HELOCs are a type of revolving, secured loans

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HELOCs are a great borrowing tool for homeowners to tap into their home’s equity. There’s nothing wrong with taking one out — in fact, if borrowers are confident they’ll only borrow what they can afford to pay back, they’d be hard-pressed to find better interest rates with another type of loan.

One great thing about HELOCs is that you can take one out without ever using it. They work a lot like credit cards, which are another form of revolving credit. And like credit cards, borrowers only pay interest on the amount of credit they use. For that matter, there are even free online services that allow you to compare HELOC loans available to you for no cost.

Here’s how it works: Homeowners can borrow up to 65% of their home’s purchase price. But how much money individuals are able to access depends on the amount of equity they have.

Together, what you still owe on your mortgage and your HELOC combined cannot exceed more than 80% of your home’s value.

Say you borrowed $450,000 to buy your home and it’s now worth $500,000. You still owe a balance of $300,000, which means there’s $200,000 in equity on the home.

That means you can theoretically borrow up to $292,500 (65% of your home’s purchase price). But since your mortgage and HELOC combined can’t amount to more than 80% of your home’s value, you’ll only have access to $100,000.

As you pay down your mortgage balance, you’ll gain access to more equity to borrow against. Other factors like your credit score will also impact how much you can borrow with a HELOC. If you don't know your credit score you can check it for free.

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Borrowing with a HELOC can be risky — but it depends

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Another great thing about HELOCs is that they don’t come with fixed repayments. However, interest will accumulate on what you borrow, until you repay the balance.

One risk is that HELOCs generally come with variable interest rates. Which means that when rates go up, borrowers’ monthly payments could significantly increase.

Inflation is on the rise, which could lead the Bank of Canada to raising interest rates sooner than expected — some speculate that could come as soon as early 2022.

There’s another factor at play here that could make HELOCs a risky financial move for some: Home values have been skyrocketing this past year.

That can lead to some homeowners borrowing like that trend will never end. But when it inevitably does, they may find themselves seriously in the hole.

And because their homes are put up as collateral, it’s more than just their wealth that’s on the line.

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If interest rates rise suddenly, families with large mortgage payments and other debt could quickly find themselves overleveraged.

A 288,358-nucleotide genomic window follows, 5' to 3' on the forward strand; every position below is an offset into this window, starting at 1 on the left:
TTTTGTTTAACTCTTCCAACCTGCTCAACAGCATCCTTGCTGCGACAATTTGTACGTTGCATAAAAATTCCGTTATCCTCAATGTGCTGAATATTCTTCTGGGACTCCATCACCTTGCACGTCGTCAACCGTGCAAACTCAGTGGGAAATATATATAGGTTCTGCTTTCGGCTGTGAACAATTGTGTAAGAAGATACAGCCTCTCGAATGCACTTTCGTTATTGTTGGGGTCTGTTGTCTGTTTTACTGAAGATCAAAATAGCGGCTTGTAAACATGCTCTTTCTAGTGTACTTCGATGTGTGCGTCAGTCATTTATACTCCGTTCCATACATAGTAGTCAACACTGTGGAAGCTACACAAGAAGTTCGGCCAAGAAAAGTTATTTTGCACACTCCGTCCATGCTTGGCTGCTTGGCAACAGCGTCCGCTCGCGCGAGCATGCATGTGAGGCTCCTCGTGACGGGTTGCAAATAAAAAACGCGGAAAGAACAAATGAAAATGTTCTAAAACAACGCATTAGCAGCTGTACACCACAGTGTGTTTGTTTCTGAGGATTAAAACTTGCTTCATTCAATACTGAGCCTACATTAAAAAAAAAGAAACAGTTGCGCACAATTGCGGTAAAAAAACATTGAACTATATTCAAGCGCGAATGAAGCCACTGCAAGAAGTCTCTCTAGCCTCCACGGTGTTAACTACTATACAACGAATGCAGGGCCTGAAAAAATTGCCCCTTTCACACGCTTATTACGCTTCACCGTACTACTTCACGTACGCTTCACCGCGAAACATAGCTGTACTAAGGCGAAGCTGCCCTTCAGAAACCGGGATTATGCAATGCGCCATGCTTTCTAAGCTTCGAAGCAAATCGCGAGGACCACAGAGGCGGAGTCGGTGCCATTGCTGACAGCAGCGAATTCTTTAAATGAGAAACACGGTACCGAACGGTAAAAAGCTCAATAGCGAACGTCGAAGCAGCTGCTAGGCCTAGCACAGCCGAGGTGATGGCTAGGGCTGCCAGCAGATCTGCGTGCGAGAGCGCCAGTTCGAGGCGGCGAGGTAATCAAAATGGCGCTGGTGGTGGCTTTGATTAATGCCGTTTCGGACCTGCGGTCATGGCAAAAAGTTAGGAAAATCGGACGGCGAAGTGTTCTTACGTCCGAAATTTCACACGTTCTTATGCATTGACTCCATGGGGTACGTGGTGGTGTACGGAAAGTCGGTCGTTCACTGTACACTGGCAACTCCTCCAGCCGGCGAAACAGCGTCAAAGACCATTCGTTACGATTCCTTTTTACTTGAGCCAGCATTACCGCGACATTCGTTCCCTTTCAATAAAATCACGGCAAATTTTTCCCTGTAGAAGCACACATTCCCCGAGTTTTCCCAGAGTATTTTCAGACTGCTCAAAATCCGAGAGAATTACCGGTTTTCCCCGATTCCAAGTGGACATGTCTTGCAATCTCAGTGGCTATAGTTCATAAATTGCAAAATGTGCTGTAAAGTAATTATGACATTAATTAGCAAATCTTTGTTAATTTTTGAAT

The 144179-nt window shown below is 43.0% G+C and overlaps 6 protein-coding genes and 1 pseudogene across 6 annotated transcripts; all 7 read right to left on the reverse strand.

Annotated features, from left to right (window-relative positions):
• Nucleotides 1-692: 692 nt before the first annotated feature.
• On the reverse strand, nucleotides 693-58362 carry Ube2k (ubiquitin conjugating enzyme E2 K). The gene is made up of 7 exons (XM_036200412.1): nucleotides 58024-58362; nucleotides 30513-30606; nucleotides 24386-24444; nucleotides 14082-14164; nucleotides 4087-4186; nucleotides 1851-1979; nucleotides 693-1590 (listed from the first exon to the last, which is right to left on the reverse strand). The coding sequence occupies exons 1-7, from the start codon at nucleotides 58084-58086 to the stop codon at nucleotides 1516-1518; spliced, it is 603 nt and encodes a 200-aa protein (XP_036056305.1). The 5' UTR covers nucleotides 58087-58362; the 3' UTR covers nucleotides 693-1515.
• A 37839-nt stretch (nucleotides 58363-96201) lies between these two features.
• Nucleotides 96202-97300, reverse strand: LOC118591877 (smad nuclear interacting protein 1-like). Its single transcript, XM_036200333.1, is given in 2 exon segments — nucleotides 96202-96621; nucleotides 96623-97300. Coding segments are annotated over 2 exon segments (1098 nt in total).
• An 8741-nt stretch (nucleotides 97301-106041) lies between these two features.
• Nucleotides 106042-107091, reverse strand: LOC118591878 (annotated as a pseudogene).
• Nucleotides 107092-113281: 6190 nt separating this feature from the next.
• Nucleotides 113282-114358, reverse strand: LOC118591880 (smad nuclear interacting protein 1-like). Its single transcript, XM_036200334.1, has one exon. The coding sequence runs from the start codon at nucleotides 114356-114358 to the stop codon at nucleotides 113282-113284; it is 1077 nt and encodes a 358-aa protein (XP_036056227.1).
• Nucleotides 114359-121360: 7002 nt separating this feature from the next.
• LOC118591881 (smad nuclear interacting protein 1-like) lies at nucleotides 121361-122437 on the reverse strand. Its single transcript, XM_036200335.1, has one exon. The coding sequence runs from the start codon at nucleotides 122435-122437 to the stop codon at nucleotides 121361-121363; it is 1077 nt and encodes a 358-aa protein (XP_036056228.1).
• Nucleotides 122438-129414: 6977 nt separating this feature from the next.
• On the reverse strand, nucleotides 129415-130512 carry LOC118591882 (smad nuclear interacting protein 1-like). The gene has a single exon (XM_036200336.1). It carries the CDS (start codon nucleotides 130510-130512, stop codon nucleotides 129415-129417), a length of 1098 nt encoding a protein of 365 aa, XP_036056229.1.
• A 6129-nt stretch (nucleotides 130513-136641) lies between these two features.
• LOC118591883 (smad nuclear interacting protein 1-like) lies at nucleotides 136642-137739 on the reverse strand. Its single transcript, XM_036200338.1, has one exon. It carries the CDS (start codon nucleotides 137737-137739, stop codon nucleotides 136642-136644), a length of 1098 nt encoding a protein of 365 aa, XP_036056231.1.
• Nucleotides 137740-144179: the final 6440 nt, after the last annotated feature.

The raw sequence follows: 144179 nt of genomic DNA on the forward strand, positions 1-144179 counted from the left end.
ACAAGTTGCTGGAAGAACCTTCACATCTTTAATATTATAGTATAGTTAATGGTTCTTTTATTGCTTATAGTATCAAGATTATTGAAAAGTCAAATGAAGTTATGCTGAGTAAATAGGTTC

“In 2018 when interest rates went up, we saw a drop in credit card payments, especially among consumers with a HELOC. It also led to higher bankruptcies among older consumers with HELOCs,” said Rebecca Oakes, AVP of Advanced Analytics at Equifax Canada, in a statement.

And the banks will likely adjust their rates within hours or days of the central bank making an announcement about a rate change.

What does that look like? National Bank’s interest rates on HELOCs are prime (the interest rate major banks charge their customers) plus one. As prime is currently 2.45%, your loan will come with a 3.45% interest rate.

The Bank of Canada is expected to raise rates by 0.5% as soon as April 2022. That would bump your interest up to 3.95%.

If you withdraw $30,000 from your HELOC to pay for a home renovation project that you intend to repay over three years, you’ll be paying an extra $7 just in interest every month.

That may not sound like much, but it amounts to an extra $84 a year. If your budget is already stretched, it can make it easy to fall behind on payments.

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How to decide whether a HELOC is right for you

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Whether you should take out a personal loan or HELOC depends on a few factors.

If you earn a steady income and you need a set amount of money, like say for a home renovation project, a personal loan may be your best option. You’ll have set payments with a fixed interest rate and always know what you owe each month. There’s something to be said for that certainty.

But if you might need money for an emergency someday down the road, a HELOC could be right for you. It's free to see quotes for the best HELOC opportunities available to you

If you’re looking into borrowing options, there are a few things the Financial Consumer Agency of Canada advises borrowers do when it looks like interest rates may go up.

  • Make sure you have an emergency fund set up.Cut your expenses so you have more money on hand to tackle debt.
  • Only borrow what you can afford to repay, which is often a fraction of the amount you’re able to borrow.
  • Consider whether taking on more debt gets in the way of your savings goals and make sure you have a high-interest savings account.
  • Find ways to earn a little extra income — potentially by taking on a profitable side hustle.
  • Address your debts with the highest interest rates first — potentially by consolidating them in a personal loan at a lower interest rate.

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About the Author

Sigrid Forberg

Sigrid Forberg

Reporter

Sigrid is a reporter with MoneyWise. Before joining the team, she worked for a B2B publication in the hardware and home improvement industry and ran an internal employee magazine for the federal government. As a graduate of the Carleton University Journalism program, she takes pride in telling informative, engaging and compelling stories.

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